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Renal sympathetic denervation is under investigation as a therapeutic option for hypertension that has not responded to ≥3 antihypertensive drugs (resistant hypertension).1
MECHANISM OF ACTION — Activation of efferent renal sympathetic nerves results in increased norepinephrine release, increased renin secretion, increased sodium and fluid reabsorption, and decreased renal blood flow and glomerular filtration rate. In addition, excitatory afferent nerves from the kidney stimulate central sympathetic nervous system activation.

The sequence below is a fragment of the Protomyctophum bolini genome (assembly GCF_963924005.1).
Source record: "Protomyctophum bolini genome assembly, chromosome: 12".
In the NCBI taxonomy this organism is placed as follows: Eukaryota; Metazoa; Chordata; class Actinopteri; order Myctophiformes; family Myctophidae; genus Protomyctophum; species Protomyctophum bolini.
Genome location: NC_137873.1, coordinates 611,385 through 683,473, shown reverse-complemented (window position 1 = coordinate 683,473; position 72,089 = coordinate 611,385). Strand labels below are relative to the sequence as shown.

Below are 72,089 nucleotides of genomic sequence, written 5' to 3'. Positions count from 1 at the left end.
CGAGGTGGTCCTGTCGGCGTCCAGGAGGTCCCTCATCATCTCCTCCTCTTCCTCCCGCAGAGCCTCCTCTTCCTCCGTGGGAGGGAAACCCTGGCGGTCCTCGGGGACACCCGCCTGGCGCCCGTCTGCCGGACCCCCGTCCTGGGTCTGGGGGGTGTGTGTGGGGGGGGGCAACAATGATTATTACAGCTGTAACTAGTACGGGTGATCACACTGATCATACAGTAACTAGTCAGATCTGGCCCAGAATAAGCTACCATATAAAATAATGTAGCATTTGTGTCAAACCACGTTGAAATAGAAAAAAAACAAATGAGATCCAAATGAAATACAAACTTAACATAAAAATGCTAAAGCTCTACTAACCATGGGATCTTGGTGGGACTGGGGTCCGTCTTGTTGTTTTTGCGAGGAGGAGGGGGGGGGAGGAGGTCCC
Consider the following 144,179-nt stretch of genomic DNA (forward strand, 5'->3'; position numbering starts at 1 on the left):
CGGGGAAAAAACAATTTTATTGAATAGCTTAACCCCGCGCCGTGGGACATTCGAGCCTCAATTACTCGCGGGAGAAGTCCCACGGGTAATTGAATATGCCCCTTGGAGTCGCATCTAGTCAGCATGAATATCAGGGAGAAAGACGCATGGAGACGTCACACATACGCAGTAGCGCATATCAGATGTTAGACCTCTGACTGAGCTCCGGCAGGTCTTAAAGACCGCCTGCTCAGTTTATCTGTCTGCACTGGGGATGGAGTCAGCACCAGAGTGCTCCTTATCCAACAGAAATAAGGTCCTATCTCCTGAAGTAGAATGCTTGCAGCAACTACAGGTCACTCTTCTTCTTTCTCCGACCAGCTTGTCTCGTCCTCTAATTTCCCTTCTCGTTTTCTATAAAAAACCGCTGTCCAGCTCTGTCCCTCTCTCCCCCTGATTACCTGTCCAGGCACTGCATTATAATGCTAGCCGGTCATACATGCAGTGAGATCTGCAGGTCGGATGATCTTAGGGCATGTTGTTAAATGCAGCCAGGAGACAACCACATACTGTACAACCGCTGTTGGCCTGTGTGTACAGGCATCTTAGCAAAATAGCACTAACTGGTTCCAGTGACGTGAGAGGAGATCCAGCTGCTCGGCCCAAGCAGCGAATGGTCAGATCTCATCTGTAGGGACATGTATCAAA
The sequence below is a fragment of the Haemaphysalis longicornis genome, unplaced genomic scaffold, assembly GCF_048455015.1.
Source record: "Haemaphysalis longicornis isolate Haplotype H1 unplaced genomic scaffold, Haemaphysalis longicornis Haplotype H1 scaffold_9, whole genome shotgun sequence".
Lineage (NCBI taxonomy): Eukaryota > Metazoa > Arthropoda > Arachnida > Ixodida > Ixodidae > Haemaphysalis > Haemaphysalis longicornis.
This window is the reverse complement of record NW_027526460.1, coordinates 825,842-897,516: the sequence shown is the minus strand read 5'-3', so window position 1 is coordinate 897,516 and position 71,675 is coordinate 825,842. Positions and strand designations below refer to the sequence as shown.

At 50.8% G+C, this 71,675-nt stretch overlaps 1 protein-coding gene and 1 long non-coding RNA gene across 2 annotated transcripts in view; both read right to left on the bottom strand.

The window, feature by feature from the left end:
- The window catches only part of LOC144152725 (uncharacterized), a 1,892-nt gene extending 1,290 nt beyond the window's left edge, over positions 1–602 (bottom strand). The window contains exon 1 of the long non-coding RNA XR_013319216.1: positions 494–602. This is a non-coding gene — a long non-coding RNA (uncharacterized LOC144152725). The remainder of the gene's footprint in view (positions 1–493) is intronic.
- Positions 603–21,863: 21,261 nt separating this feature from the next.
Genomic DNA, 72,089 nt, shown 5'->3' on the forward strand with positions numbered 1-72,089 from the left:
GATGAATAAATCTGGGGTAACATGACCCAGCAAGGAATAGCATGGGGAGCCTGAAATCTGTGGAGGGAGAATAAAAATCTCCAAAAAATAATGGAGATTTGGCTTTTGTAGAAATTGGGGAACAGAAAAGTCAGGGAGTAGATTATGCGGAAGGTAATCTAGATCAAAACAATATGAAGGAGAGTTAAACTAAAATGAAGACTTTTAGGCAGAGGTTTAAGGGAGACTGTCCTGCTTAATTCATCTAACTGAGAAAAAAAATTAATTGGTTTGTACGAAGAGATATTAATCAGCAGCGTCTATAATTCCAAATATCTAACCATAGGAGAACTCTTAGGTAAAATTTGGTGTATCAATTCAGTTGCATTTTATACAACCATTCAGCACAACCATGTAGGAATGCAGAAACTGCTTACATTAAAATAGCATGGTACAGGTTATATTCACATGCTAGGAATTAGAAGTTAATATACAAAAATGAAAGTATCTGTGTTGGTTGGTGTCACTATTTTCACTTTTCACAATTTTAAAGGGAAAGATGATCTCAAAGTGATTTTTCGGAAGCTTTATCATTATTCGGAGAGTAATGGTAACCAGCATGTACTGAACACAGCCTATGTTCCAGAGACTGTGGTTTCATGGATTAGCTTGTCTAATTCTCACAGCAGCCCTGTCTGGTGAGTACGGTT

Bilateral renal denervation has been shown to decrease systemic blood pressure in animals, and decades ago, surgical sympathectomy was shown to improve blood pressure and outcomes in hypertensive patients,2 but it was abandoned with the advent of effective antihypertensive drug therapy.